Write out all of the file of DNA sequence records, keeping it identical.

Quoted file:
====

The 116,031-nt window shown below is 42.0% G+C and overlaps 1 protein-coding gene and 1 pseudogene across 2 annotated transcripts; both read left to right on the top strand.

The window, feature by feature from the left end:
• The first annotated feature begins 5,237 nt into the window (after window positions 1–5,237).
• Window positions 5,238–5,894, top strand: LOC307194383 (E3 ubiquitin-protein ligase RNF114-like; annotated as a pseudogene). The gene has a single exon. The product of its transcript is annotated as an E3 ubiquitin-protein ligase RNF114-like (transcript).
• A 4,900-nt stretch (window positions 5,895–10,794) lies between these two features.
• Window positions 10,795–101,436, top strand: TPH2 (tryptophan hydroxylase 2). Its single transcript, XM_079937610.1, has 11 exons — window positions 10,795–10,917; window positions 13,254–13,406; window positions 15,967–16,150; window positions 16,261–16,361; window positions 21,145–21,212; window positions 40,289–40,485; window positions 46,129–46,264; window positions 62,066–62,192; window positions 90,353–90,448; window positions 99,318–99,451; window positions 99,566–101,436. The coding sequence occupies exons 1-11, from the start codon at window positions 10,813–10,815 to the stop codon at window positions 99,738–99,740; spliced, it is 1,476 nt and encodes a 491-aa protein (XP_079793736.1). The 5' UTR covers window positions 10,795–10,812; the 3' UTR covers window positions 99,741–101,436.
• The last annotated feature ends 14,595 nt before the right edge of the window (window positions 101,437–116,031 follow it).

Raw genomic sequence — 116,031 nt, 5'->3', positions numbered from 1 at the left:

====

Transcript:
The 116,031-nt window shown below is 42.0% G+C and overlaps 1 protein-coding gene and 1 pseudogene across 2 annotated transcripts; both read left to right on the top strand.

The window, feature by feature from the left end:
• The first annotated feature begins 5,237 nt into the window (after window positions 1–5,237).
• Window positions 5,238–5,894, top strand: LOC307194383 (E3 ubiquitin-protein ligase RNF114-like; annotated as a pseudogene). The gene has a single exon. The product of its transcript is annotated as an E3 ubiquitin-protein ligase RNF114-like (transcript).
• A 4,900-nt stretch (window positions 5,895–10,794) lies between these two features.
• Window positions 10,795–101,436, top strand: TPH2 (tryptophan hydroxylase 2). Its single transcript, XM_079937610.1, has 11 exons — window positions 10,795–10,917; window positions 13,254–13,406; window positions 15,967–16,150; window positions 16,261–16,361; window positions 21,145–21,212; window positions 40,289–40,485; window positions 46,129–46,264; window positions 62,066–62,192; window positions 90,353–90,448; window positions 99,318–99,451; window positions 99,566–101,436. The coding sequence occupies exons 1-11, from the start codon at window positions 10,813–10,815 to the stop codon at window positions 99,738–99,740; spliced, it is 1,476 nt and encodes a 491-aa protein (XP_079793736.1). The 5' UTR covers window positions 10,795–10,812; the 3' UTR covers window positions 99,741–101,436.
• The last annotated feature ends 14,595 nt before the right edge of the window (window positions 101,437–116,031 follow it).

Raw genomic sequence — 116,031 nt, 5'->3', positions numbered from 1 at the left: